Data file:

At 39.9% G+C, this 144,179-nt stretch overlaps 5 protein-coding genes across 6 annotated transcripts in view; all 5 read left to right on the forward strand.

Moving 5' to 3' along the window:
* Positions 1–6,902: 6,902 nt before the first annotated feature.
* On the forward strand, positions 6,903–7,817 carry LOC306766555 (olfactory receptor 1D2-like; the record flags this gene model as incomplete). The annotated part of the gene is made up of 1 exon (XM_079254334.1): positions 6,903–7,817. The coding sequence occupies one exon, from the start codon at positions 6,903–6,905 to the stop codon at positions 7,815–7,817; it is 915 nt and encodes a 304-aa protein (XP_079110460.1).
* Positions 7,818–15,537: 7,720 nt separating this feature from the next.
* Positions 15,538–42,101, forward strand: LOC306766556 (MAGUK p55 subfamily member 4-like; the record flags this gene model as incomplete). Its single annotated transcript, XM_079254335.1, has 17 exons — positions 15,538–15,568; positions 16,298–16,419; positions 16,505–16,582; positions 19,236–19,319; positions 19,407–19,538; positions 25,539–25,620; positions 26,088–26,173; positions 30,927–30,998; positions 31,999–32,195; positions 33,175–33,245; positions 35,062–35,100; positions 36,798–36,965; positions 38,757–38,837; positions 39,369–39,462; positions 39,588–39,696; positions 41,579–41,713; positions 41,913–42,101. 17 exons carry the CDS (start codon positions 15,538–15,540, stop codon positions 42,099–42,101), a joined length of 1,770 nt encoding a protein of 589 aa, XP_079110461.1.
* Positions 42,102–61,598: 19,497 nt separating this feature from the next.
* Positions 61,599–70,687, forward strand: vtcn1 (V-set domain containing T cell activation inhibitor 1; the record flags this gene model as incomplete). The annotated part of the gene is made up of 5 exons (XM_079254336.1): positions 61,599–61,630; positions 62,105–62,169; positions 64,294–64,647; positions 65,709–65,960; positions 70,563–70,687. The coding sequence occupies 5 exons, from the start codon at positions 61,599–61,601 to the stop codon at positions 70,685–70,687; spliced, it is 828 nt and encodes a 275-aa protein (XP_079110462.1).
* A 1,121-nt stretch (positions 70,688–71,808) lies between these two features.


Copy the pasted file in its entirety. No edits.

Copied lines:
At 39.9% G+C, this 144,179-nt stretch overlaps 5 protein-coding genes across 6 annotated transcripts in view; all 5 read left to right on the forward strand.

Moving 5' to 3' along the window:
* Positions 1–6,902: 6,902 nt before the first annotated feature.
* On the forward strand, positions 6,903–7,817 carry LOC306766555 (olfactory receptor 1D2-like; the record flags this gene model as incomplete). The annotated part of the gene is made up of 1 exon (XM_079254334.1): positions 6,903–7,817. The coding sequence occupies one exon, from the start codon at positions 6,903–6,905 to the stop codon at positions 7,815–7,817; it is 915 nt and encodes a 304-aa protein (XP_079110460.1).
* Positions 7,818–15,537: 7,720 nt separating this feature from the next.
* Positions 15,538–42,101, forward strand: LOC306766556 (MAGUK p55 subfamily member 4-like; the record flags this gene model as incomplete). Its single annotated transcript, XM_079254335.1, has 17 exons — positions 15,538–15,568; positions 16,298–16,419; positions 16,505–16,582; positions 19,236–19,319; positions 19,407–19,538; positions 25,539–25,620; positions 26,088–26,173; positions 30,927–30,998; positions 31,999–32,195; positions 33,175–33,245; positions 35,062–35,100; positions 36,798–36,965; positions 38,757–38,837; positions 39,369–39,462; positions 39,588–39,696; positions 41,579–41,713; positions 41,913–42,101. 17 exons carry the CDS (start codon positions 15,538–15,540, stop codon positions 42,099–42,101), a joined length of 1,770 nt encoding a protein of 589 aa, XP_079110461.1.
* Positions 42,102–61,598: 19,497 nt separating this feature from the next.
* Positions 61,599–70,687, forward strand: vtcn1 (V-set domain containing T cell activation inhibitor 1; the record flags this gene model as incomplete). The annotated part of the gene is made up of 5 exons (XM_079254336.1): positions 61,599–61,630; positions 62,105–62,169; positions 64,294–64,647; positions 65,709–65,960; positions 70,563–70,687. The coding sequence occupies 5 exons, from the start codon at positions 61,599–61,601 to the stop codon at positions 70,685–70,687; spliced, it is 828 nt and encodes a 275-aa protein (XP_079110462.1).
* A 1,121-nt stretch (positions 70,688–71,808) lies between these two features.